Having men promote condoms through CBD programs may require adjustments in attitudes, recruitment methods, and training schedules. The Peruvian study found that female program managers never fully accepted men in the CBD program and that, in spite of male CBD workers' high productivity, female managers continued to have doubts about the men's work. "Men have less free time to do the work," one manager observed. Another commented, "Men produce less." Such attitudes may have contributed to the fact that female CBD workers replaced male counterparts who left the program. (9) Research in Tanzania found that men in some communities initially had reservations about male CBD workers distributing condoms and other contraceptives to their wives, although they changed their views after becoming more familiar with the program. (10)

While recruiting men into CBD programs can be difficult, research has found that CBD training curricula do not need to be markedly altered to accommodate male workers. (11) Only the timing of sessions may need to be changed. In Peru, both the PROFAMILIA and CENPROF CBD programs scheduled training on weekends to accommodate men's work schedules. (12)


In the effort to encourage condom use among men, researchers are studying whether offering them a choice of male condoms increases rates of use and decreases STI rates. FHI researchers are conducting randomized controlled trials in Jamaica, Ghana, Kenya, and South Africa to explore this idea. (13)

In Kingston, Jamaica, FHI is studying condom preferences of 1,000 men attending the capital's largest STI clinic for treatment of urethral discharge. Half of the men will be offered only the standard condoms distributed at the clinic. The other group will be offered Rough Rider condoms, designed with ribbed "pleasure bumps"; Inspiral condoms, which have a loose-fitting shape to enhance sensation; standard condoms issued by the U.S. Agency for International Development (USAID); and standard clinic condoms. At study enrollment, the men are being screened and treated for gonorrhea, trichomoniasis, and chlamydial infection. Screening for these STIs will continue at regular intervals during this six-month study. Structured individual interviews are being conducted at each study visit to learn about condom use and selection. Data collection is expected to be complete in July 2004.

"If we find that providing a choice of condoms has no impact on self-reported use and STI incidence, then programs should just provide the least expensive condom available and not spend resources providing slightly more expensive condoms with fancy packaging or features to enhance pleasure, such as ribs or a looser fit," says FHI's Dr. Steiner, the study's principal investigator. "However, if we find that choice increases condom use and decreases STI rates, then providing a choice is an intervention that could be easily replicated elsewhere."

FHI's condom choice trials in Ghana, Kenya, and South Africa are similar to the trial in Jamaica, except that only self-reported condom use data are being collected. In all three sites, men assigned to a "choice" group are being given their selection of four condoms: Rough Rider, Inspiral, USAID-issued, or each country's socially marketed condom. Men in a "no-choice" group are being offered only the USAID condom.

The studies in Ghana and South Africa are yielding interesting early findings. FHI researchers have noted that study participants are selecting the Rough Rider as their first choice and the Inspiral and the socially marketed condoms as their second choices. "The interesting thing is that in both countries, the socially marketed condoms are essentially the same as the USAID condoms--they are just packaged differently," says Carol Joanis, an FHI associate director and the principal investigator of the studies in Ghana, Kenya, and South Africa. Joanis plans to conduct focus groups with study participants to find out reasons for their condom selections.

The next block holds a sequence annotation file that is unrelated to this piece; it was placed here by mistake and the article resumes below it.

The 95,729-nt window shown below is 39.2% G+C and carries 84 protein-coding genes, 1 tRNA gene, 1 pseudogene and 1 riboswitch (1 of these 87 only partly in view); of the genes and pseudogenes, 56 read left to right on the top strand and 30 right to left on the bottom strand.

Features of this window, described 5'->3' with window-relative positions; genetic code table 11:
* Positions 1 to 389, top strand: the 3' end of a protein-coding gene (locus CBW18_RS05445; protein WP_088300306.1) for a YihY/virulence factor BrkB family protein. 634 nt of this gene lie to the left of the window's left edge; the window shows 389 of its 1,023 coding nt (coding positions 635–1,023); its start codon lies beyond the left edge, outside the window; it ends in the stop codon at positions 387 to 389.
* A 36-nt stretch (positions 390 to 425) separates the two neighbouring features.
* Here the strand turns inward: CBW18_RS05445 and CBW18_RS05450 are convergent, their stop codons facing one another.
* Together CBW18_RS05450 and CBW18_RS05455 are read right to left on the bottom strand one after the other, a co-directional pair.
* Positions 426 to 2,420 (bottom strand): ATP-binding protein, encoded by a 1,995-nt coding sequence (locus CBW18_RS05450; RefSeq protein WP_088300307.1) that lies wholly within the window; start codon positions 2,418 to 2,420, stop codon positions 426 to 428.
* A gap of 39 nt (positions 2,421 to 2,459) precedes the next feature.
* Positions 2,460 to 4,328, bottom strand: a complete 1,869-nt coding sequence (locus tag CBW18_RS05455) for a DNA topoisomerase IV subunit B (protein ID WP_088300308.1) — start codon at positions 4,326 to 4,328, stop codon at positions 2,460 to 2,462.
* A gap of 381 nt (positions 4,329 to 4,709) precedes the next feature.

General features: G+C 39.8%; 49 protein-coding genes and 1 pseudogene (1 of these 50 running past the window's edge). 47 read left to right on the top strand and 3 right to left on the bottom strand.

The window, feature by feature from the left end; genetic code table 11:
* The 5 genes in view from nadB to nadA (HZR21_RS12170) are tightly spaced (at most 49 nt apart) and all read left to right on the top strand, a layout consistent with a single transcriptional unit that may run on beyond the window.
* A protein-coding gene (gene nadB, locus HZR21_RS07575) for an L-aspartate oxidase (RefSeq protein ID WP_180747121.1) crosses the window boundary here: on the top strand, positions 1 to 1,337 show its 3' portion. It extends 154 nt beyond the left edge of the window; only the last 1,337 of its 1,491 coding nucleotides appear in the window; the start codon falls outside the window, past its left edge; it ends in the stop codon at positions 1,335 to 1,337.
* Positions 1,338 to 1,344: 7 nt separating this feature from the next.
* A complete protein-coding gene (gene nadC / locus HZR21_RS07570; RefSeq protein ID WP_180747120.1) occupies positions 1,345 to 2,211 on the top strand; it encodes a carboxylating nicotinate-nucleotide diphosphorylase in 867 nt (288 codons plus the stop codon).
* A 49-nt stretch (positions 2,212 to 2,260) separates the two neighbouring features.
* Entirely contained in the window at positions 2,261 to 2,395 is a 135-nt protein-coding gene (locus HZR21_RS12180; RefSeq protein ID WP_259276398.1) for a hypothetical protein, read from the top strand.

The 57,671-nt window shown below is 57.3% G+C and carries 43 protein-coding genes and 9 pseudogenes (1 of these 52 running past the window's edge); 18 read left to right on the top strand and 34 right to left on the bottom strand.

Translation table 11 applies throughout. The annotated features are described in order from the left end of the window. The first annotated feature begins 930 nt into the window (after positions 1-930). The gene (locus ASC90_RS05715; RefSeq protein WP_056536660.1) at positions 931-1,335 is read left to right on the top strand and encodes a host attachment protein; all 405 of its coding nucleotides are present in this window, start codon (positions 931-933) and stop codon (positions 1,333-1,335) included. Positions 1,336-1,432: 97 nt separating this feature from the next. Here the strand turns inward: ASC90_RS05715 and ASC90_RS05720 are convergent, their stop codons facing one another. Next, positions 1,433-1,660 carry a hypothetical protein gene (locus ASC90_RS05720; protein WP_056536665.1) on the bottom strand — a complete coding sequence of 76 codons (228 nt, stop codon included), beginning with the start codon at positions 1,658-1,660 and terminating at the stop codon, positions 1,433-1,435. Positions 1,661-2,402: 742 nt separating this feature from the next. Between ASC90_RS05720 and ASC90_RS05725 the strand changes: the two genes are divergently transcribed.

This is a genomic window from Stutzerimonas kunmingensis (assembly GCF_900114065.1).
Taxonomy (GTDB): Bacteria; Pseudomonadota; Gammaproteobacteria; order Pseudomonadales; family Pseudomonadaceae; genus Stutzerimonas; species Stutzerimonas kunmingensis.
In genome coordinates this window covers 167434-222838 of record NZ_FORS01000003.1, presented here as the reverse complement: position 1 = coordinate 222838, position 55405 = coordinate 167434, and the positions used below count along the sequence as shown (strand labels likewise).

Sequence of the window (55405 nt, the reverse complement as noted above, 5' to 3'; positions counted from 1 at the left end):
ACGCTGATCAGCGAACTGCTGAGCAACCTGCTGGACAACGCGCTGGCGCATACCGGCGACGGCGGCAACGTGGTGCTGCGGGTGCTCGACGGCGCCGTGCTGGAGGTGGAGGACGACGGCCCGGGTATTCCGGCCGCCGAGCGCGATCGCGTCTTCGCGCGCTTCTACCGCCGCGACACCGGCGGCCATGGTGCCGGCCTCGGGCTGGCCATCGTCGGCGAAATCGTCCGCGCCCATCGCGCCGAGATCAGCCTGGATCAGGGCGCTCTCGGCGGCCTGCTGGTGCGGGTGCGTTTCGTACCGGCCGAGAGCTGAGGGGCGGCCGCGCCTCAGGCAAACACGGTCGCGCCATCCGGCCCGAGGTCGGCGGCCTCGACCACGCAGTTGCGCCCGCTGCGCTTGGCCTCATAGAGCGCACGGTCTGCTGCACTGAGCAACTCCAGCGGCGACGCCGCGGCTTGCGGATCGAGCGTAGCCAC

"We need to know why participants like particular condoms," Joanis says. "Do they prefer condom attributes, like the bumps and ridges? Are they attracted to a condom based on the way it was promoted? Or, do they simply like the color of the packaging?"


(1.) Nelson KE, Eiumtrakol S, Celentano DD, et al. HIV infection in young men in northern Thailand, 1991-1998: increasing role of injection drug use. J Acquir Immune Defic Syndr 2002;29(1):62-68; Nelson KE, Celentano DD, Eiumtrakol S, et al. Changes in sexual behavior and a decline in HIV infection among young men in Thailand. N Engl J Med 1996; 335(5):297-303.

(2.) VanLandingham M, Trujillo L. Recent changes in heterosexual attitudes, norms and behaviors among unmarried Thai men: a qualitative analysis. Int Fam Plann Perspect 2002; 28(1):6-15; Saengdidtha B, Ungchusak K. Sexual behaviours and sexually transmitted diseases among young Thai men in 1999. Venereology 2001;14(4):157-59.

(3.) Saengdidtha.

(4.) VanLandingham.

(5.) The Cambodia Working Group on HIV/AIDS Projection. Projections for HIV/AIDS in Cambodia: 2000-2010. Phnom Penh, Cambodia: National Center for HIV/AIDS, Dermatology and STDs, 2002.

(6.) Population Council. Program Brief No. 2. Using Men as Community-Based Distributors of Condoms. Washington, DC: Frontiers in Reproductive Health, Population Council, 2002.

(7.) Foreit JR, Garate MR, Brazzoduro A, et al. A comparison of the performance of male and female CBD distributors in Peru. Stud Fam Plann 1992;23(1):58-62; Population Council.

(8.) Family Planning Association of Kenya and Population Council/Africa OR/TA Project. Increasing Male Involvement in the Family Planning Association of Kenya (FPAK) Family Planning Program. Nairobi, Kenya: Population Council, 1995.

(9.) Foreit.

(10.) Chege J, Rutenberg N, Janowitz B, et al. Factors Affecting the Outputs and Costs of Community-Based Distribution of Family Planning Services in Tanzania. Nairobi, Kenya: Population Council, 1998; Population Council.

(11.) Family Planning Association of Kenya and Population Council/Africa OR/TA Project; Foreit.

(12.) Foreit.

(13.) Steiner M. Update--condom choice initiative. Annual meeting of the FHI Technical Advisory Committee, Contraceptive Technology and Family Planning Research, Chapel Hill, NC, May 2, 2002.
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Author:Smith, Emily J.
Date:Jun 22, 2003
Previous Article:The "ABC to Z" approach: condoms are one element in a comprehensive approach to HIV/STI prevention. (Introduction).